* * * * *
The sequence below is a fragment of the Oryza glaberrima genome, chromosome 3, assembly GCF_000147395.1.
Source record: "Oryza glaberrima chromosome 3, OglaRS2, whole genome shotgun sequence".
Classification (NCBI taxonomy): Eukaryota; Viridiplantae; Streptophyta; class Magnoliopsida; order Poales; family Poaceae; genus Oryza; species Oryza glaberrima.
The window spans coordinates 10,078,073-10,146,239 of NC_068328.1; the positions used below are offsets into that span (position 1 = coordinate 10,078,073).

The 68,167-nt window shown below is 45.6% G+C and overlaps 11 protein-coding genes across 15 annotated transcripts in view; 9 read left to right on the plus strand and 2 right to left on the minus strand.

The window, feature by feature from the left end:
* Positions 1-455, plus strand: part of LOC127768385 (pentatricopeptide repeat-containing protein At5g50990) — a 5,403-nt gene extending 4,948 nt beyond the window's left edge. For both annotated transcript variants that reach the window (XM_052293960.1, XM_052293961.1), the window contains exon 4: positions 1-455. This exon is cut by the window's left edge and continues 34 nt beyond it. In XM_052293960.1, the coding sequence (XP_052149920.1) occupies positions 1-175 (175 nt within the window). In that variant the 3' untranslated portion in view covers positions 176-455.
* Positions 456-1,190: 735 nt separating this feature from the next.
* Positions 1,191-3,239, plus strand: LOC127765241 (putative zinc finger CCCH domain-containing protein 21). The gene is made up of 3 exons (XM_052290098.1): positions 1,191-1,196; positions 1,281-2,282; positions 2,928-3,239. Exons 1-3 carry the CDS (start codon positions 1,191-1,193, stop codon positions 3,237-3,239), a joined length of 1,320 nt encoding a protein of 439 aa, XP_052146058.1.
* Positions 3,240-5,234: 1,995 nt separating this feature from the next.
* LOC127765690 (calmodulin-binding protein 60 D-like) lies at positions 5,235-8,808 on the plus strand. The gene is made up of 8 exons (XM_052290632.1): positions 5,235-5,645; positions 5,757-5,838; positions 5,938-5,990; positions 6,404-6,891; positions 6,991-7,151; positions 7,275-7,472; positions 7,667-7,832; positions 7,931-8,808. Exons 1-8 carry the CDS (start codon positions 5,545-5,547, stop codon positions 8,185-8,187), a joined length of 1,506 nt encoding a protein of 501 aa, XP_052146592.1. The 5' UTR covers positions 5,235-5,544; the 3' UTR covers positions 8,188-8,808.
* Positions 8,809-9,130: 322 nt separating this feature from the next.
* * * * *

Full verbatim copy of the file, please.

The sequence below is a fragment of the Oryza glaberrima genome, chromosome 3, assembly GCF_000147395.1.
Source record: "Oryza glaberrima chromosome 3, OglaRS2, whole genome shotgun sequence".
Classification (NCBI taxonomy): Eukaryota; Viridiplantae; Streptophyta; class Magnoliopsida; order Poales; family Poaceae; genus Oryza; species Oryza glaberrima.
The window spans coordinates 10,078,073-10,146,239 of NC_068328.1; the positions used below are offsets into that span (position 1 = coordinate 10,078,073).

The 68,167-nt window shown below is 45.6% G+C and overlaps 11 protein-coding genes across 15 annotated transcripts in view; 9 read left to right on the plus strand and 2 right to left on the minus strand.

The window, feature by feature from the left end:
* Positions 1-455, plus strand: part of LOC127768385 (pentatricopeptide repeat-containing protein At5g50990) — a 5,403-nt gene extending 4,948 nt beyond the window's left edge. For both annotated transcript variants that reach the window (XM_052293960.1, XM_052293961.1), the window contains exon 4: positions 1-455. This exon is cut by the window's left edge and continues 34 nt beyond it. In XM_052293960.1, the coding sequence (XP_052149920.1) occupies positions 1-175 (175 nt within the window). In that variant the 3' untranslated portion in view covers positions 176-455.
* Positions 456-1,190: 735 nt separating this feature from the next.
* Positions 1,191-3,239, plus strand: LOC127765241 (putative zinc finger CCCH domain-containing protein 21). The gene is made up of 3 exons (XM_052290098.1): positions 1,191-1,196; positions 1,281-2,282; positions 2,928-3,239. Exons 1-3 carry the CDS (start codon positions 1,191-1,193, stop codon positions 3,237-3,239), a joined length of 1,320 nt encoding a protein of 439 aa, XP_052146058.1.
* Positions 3,240-5,234: 1,995 nt separating this feature from the next.
* LOC127765690 (calmodulin-binding protein 60 D-like) lies at positions 5,235-8,808 on the plus strand. The gene is made up of 8 exons (XM_052290632.1): positions 5,235-5,645; positions 5,757-5,838; positions 5,938-5,990; positions 6,404-6,891; positions 6,991-7,151; positions 7,275-7,472; positions 7,667-7,832; positions 7,931-8,808. Exons 1-8 carry the CDS (start codon positions 5,545-5,547, stop codon positions 8,185-8,187), a joined length of 1,506 nt encoding a protein of 501 aa, XP_052146592.1. The 5' UTR covers positions 5,235-5,544; the 3' UTR covers positions 8,188-8,808.
* Positions 8,809-9,130: 322 nt separating this feature from the next.